The House Financial Services Committee will vote this week on four related bills that would terminate the Home Affordable Modification Program and three other government programs aimed at preventing foreclosures or mitigating their impacts.

Committee Chairman Rep. Spencer Bachus, R-Ala., has characterized the targeted programs — which also include the FHA short refinance program for underwater homeowners and the Department of Housing and Urban Development’s Neighborhood Stabilization Program — as "failed and ineffective."

A subcommittee hearing on the bills is scheduled for Wednesday, followed by a markup session and vote by the full committee on Thursday.

The four bills to be considered are The HAMP Termination Act, The FHA Refinance Program Termination Act, The NSP Termination Act and The Emergency Mortgage Relief Program Termination Act.

Republicans hold the majority of seats on the committee and the House itself, but if approved by the House the four bills would face tougher going in the Senate and be subject to a presidential veto.

Altough the HAMP program has been criticized on many fronts, the Obama administration and other defenders of the program say borrowers in HAMP loan mods have been less prone to redefault than those who received loan modifications outside of the program. HAMP bought time for many borrowers who didn’t end up qualifying for permanent modifications, the program’s defenders say.

The Office of the Special Inspector General for the Troubled Asset Relief Program (SIGTARP) has questioned whether HAMP will ever meet its original goal of helping 3 million to 4 million homeowners, and reports by the Congressional Oversight Panel for the Troubled Asset Relief Program and the U.S. Government Accountability Office have also been critical.

In an October report, SIGTARP dismissed the Treasury Department’s claim that borrowers granted temporary loan modifications received a "significant benefit" whether they qualified for a permanent loan mod or not as either "hopelessly out of touch with the real harm that has been inflicted on many families, or a cynical attempt to define failure as success."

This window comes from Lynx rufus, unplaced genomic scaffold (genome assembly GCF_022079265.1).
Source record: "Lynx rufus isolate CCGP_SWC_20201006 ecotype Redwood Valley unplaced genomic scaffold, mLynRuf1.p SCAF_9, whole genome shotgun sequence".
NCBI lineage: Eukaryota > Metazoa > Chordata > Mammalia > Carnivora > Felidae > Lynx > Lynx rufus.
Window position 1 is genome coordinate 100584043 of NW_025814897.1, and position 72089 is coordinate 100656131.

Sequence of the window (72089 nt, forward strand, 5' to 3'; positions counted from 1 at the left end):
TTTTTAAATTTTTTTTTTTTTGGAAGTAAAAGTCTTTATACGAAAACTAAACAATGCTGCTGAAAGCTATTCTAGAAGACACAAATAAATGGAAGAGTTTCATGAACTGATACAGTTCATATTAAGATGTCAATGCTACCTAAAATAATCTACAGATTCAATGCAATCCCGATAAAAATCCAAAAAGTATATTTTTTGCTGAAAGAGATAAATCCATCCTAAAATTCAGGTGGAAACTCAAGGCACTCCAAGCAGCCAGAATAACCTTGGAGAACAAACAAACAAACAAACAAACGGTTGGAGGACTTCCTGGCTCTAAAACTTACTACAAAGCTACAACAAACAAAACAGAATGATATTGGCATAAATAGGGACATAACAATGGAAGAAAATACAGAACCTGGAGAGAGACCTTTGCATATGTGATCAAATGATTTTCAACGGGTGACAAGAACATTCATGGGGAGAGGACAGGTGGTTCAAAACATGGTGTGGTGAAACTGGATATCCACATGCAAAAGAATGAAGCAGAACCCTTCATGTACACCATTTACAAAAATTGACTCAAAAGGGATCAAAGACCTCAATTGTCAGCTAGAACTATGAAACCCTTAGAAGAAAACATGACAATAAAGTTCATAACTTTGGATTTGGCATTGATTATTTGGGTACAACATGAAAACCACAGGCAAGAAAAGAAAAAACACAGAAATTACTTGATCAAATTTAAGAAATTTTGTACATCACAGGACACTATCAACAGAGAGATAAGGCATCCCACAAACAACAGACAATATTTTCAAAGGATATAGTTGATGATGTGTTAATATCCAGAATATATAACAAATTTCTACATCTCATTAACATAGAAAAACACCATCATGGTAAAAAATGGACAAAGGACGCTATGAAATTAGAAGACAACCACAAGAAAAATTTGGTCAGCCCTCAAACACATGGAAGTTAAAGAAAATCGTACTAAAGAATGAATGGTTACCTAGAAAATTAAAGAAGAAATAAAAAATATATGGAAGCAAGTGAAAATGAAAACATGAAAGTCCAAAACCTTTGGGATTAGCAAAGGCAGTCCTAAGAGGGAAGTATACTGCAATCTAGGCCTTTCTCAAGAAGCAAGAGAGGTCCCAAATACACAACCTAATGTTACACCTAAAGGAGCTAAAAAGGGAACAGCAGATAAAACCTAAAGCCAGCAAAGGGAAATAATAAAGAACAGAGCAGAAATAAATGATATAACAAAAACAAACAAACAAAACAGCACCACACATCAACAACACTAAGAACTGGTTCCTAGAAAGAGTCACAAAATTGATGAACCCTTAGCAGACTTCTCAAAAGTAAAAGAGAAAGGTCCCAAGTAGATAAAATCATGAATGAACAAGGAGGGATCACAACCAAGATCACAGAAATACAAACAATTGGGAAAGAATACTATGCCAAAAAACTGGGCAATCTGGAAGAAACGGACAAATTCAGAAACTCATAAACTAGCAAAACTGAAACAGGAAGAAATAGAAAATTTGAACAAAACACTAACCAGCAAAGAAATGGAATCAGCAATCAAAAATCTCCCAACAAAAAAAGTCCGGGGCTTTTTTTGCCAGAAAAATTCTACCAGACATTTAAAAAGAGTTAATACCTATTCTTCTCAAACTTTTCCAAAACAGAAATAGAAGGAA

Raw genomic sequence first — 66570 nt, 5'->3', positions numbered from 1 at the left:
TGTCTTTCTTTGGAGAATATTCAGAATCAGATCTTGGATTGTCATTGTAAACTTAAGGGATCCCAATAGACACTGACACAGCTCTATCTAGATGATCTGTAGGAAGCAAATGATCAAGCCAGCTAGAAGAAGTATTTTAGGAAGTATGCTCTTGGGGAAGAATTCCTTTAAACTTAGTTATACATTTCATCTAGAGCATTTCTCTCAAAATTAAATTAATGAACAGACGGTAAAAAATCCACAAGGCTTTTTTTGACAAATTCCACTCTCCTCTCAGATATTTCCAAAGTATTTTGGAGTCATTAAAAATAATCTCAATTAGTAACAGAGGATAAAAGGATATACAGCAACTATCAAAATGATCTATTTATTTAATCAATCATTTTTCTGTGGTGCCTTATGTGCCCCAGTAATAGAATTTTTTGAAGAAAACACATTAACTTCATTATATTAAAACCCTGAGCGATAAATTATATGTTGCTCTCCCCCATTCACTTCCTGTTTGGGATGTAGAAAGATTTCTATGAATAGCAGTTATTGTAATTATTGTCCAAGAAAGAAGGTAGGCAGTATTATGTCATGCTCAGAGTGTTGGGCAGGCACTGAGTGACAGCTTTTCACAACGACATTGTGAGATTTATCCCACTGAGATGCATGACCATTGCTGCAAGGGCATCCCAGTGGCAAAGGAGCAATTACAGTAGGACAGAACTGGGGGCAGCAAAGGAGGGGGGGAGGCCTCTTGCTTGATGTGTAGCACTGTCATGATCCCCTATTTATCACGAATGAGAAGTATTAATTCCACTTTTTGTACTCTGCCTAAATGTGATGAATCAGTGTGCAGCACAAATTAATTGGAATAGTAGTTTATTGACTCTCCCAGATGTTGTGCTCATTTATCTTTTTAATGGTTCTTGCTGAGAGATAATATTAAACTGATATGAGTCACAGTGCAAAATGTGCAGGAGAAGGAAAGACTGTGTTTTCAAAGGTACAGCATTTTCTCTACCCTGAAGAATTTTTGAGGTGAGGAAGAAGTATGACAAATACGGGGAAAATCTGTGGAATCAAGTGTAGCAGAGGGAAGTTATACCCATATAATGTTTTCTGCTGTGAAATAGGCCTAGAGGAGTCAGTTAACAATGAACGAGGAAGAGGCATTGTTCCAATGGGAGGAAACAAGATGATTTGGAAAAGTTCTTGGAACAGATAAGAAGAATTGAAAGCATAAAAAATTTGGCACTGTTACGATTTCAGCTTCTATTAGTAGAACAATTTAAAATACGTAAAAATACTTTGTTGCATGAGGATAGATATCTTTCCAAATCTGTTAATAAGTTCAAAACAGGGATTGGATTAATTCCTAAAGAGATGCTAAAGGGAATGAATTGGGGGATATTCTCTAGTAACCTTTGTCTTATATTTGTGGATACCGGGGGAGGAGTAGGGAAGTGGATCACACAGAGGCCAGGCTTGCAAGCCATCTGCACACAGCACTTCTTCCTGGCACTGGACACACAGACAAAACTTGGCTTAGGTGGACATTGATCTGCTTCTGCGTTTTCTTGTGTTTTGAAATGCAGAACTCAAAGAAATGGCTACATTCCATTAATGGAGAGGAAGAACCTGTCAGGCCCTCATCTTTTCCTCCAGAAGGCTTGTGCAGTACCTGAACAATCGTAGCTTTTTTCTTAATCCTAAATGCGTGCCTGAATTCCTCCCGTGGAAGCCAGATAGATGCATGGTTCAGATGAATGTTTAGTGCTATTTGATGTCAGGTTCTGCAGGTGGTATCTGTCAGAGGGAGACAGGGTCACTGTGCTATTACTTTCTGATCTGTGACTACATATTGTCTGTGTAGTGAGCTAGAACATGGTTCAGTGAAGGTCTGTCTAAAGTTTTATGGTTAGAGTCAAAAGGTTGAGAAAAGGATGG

Republicans are also targeting a program launched Sept. 7 by the Federal Housing Administration that allows underwater homeowners who are current on a non-FHA loan to refinance into an FHA-backed loan when their lender agrees to write off at least 10 percent of their principal.

The so-called "short refinance" program has also gotten off to a slow start, in part because of eligibility requirements. Only 35 applications had been submitted as of Dec. 13, Bachus said in the press release.

Borrowers must meet FHA’s income, appraisal and debt-to-income standards, and the maximum loan-to-value ratio is 97.75 percent. But the combined loan-to-value ratio can be up to 115 percent, allowing for subordination of second loans or new subordination of some of the unpaid first loan, FHA Commissioner David Stevens said in a letter defending the program in December.

Also targeted for termination is the Neighborhood Stabilization Program, which provides funding for state and local government agencies to acquire, redevelop or demolish foreclosed properties.

Congress appropriated $7 billion for the program, which HUD has estimated will be used to buy about 100,000 properties.

Critics of the program say it doesn’t help at-risk homeowners facing foreclosure and may create incentives for banks to foreclose on troubled borrowers, according to Bachus.

The NSP Termination Act would end the program and rescind the unobligated portion of a $1 billion third round of funding, authorized in July with passage of the Dodd-Frank Wall Street Reform and Consumer Protection Act.

HUD announced in September that it would allocate at least $5 million to every state in the third round of funding, with larger amounts earmarked for:

  • Alabama ($7.6 million),
  • Colorado ($17.3 million),
  • Connecticut ($9.3 million),
  • Georgia ($50.4 million),
  • Kansas ($6.1 million),
  • Massachusetts ($7.4 million),
  • Maryland ($6.8 million),
  • Minnesota ($12.4 million),
  • Missouri ($13.1 million),
  • Nebraska ($6.2 million),
  • New Jersey ($11.6 million),
  • New York ($19.8 million),
  • Rhode Island ($6.3 million),
  • South Carolina ($5.6 million),
  • Tennessee ($10.2 million),
  • Texas ($18 million),
  • Virginia ($6.2 million) and
  • Wisconsin ($7.7 million).

A fourth bill under consideration by the House Financial Services Committee would terminate HUD’s Emergency Homeowners’ Loan Program (EHLP).

The Dodd-Frank bill provided $1 billion in funding for the program, to provide bridge loans of up to $50,000 to help eligible borrowers pay their mortgage insurance, taxes and hazard insurance for up to 24 months.

The program is aimed at assisting borrowers in 32 states not receiving aid under the Treasury Department’s "Hardest Hit" program.

"These loans will serve to increase the amount of the borrower’s indebtedness, so a borrower who is unable to pay back either the original amount of principal or the additional loans made under the program will be worse off in the long run," Bachus’ office said.

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